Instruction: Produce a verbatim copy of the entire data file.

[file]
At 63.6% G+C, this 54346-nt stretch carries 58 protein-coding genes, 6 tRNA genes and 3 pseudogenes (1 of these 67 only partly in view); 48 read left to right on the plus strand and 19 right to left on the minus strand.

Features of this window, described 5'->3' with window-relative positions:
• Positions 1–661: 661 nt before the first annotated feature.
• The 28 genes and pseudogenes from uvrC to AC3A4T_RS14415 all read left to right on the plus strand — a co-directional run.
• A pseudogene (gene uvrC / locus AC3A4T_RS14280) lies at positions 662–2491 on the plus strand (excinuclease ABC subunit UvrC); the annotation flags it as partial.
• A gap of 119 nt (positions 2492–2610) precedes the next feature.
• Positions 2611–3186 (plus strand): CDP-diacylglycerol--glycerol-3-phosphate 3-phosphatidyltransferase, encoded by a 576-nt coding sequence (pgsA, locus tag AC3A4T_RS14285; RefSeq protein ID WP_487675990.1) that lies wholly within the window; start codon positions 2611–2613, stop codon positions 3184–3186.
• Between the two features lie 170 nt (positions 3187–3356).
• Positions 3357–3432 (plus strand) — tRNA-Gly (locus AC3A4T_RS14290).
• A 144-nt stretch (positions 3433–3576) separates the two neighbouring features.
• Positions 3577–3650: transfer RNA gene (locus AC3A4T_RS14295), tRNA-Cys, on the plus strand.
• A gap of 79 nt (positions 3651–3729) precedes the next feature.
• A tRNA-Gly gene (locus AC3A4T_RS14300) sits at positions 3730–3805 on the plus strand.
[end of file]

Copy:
At 63.6% G+C, this 54346-nt stretch carries 58 protein-coding genes, 6 tRNA genes and 3 pseudogenes (1 of these 67 only partly in view); 48 read left to right on the plus strand and 19 right to left on the minus strand.

Features of this window, described 5'->3' with window-relative positions:
• Positions 1–661: 661 nt before the first annotated feature.
• The 28 genes and pseudogenes from uvrC to AC3A4T_RS14415 all read left to right on the plus strand — a co-directional run.
• A pseudogene (gene uvrC / locus AC3A4T_RS14280) lies at positions 662–2491 on the plus strand (excinuclease ABC subunit UvrC); the annotation flags it as partial.
• A gap of 119 nt (positions 2492–2610) precedes the next feature.
• Positions 2611–3186 (plus strand): CDP-diacylglycerol--glycerol-3-phosphate 3-phosphatidyltransferase, encoded by a 576-nt coding sequence (pgsA, locus tag AC3A4T_RS14285; RefSeq protein ID WP_487675990.1) that lies wholly within the window; start codon positions 2611–2613, stop codon positions 3184–3186.
• Between the two features lie 170 nt (positions 3187–3356).
• Positions 3357–3432 (plus strand) — tRNA-Gly (locus AC3A4T_RS14290).
• A 144-nt stretch (positions 3433–3576) separates the two neighbouring features.
• Positions 3577–3650: transfer RNA gene (locus AC3A4T_RS14295), tRNA-Cys, on the plus strand.
• A gap of 79 nt (positions 3651–3729) precedes the next feature.
• A tRNA-Gly gene (locus AC3A4T_RS14300) sits at positions 3730–3805 on the plus strand.